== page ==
|Traded as||NASDAQ: RNWK|
|Headquarters||Seattle, Washington, USA|
|Key people||Rob Glaser, Chairman and interim CEO
Tim Wan, CFO and Treasurer
Software as a service
|Revenue||$402 Million USD (2010)|
|Net income||$5 Million USD (2010)|
RealNetworks, Inc. is a provider of Internet streaming media delivery software and services based in Seattle, Washington, United States. The company is the creator of RealAudio, a compressed audio format; RealVideo, a compressed video format; RealPlayer, a media player; RealDownloader, a download manager; Unifi, a personal cloud media service; Rinse, a digital music library cleanup tool; and Helix technology for delivering digital media to PCs, mobile phone, and other devices. The company also manages subscription-based online entertainment services including SuperPass and GameHouse RealNetworks’ software as a service group also provides mobile entertainment and messaging services to mobile carriers.
RealNetworks (then known as Progressive Networks) was founded by an ex-Microsoft executive, Rob Glaser and a management team including Phil Barrett, Andy Sharpless, and Steve Buerkle, in 1994. The original goal of the company was to provide a distribution channel for politically progressive content. It evolved into a technology venture to leverage the Internet as an alternative distribution medium for audio broadcasts. Progressive Networks became RealNetworks in September 1997.
RealNetworks are pioneers in the streaming media markets and broadcast one of the earlier audio events over the Internet - a baseball game between the New York Yankees and Seattle Mariners - on September 5, 1995. They announced streaming video technology in 1997. According to some accounts,[which?] by 2000, more than 85% of streaming content on the Internet was in the Real format.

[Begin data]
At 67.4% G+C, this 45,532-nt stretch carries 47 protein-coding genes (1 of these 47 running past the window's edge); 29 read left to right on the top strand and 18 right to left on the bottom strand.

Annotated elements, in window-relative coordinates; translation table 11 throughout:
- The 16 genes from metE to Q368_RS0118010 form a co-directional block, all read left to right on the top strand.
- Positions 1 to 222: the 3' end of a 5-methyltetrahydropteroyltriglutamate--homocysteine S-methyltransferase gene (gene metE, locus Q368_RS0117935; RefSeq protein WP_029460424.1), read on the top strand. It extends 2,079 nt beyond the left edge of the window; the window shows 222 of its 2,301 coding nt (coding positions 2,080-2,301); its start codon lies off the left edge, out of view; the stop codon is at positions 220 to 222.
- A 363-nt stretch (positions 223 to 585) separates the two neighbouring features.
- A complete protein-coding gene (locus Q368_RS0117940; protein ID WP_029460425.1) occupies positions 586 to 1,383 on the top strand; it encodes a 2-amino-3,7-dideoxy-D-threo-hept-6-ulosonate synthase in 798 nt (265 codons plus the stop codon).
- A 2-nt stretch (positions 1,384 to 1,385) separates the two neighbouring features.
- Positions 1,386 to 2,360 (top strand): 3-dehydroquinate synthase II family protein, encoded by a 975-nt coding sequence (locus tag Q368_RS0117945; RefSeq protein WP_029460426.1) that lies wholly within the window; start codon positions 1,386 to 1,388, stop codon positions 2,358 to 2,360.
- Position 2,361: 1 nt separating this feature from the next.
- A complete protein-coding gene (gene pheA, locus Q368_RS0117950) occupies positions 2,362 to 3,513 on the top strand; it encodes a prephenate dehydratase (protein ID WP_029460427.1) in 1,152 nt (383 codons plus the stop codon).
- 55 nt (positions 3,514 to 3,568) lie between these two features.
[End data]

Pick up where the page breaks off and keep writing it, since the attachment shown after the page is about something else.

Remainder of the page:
Despite this success, problems arose because Real's primary business model depended upon the sale of streaming media server software, and Microsoft and Apple were giving those products away. As servers from Microsoft and Apple became more capable, Real's server sales inevitably eroded.
On January 20, 2000, RealNetworks, Inc. filed an injunction against Streambox, Inc. regarding the aforementioned company's product designed to convert Real Audio (.rm) formatted files to other formats. On December 4, 2001, the company was to launch the first coordinated effort to sell and deliver music from major record labels over the Internet, part of a broader initiative by the company to develop subscription Internet services aimed at Web users with fast Internet connections. In 2002, a strategic alliance was formed between RealNetworks and Sony Corporation to expand collaboration. In October, 2005, Microsoft agreed to pay RealNetworks $460 million to settle an antitrust lawsuit.
In August 2003, RealNetworks acquired Listen.com's Rhapsody music service, and renamed it RealRhapsody. It offered streaming music downloads for a monthly fee. In January 2004, RealNetworks announced the RealPlayer Music Store, featuring digital rights management (DRM) restricted music in the AAC file format. After some initial tries to push their own DRM scheme (named Helix DRM) onto all device manufacturers with the Creative Zen Xtra and the Sansa e200r as the only existing compliant devices, they sparked controversy by introducing a technology called Harmony that allowed their music to play on iPods as well as Microsoft Windows Media Audio DRM-equipped devices using a "wrapper" that would convert Helix DRM into the two other target DRM schemes.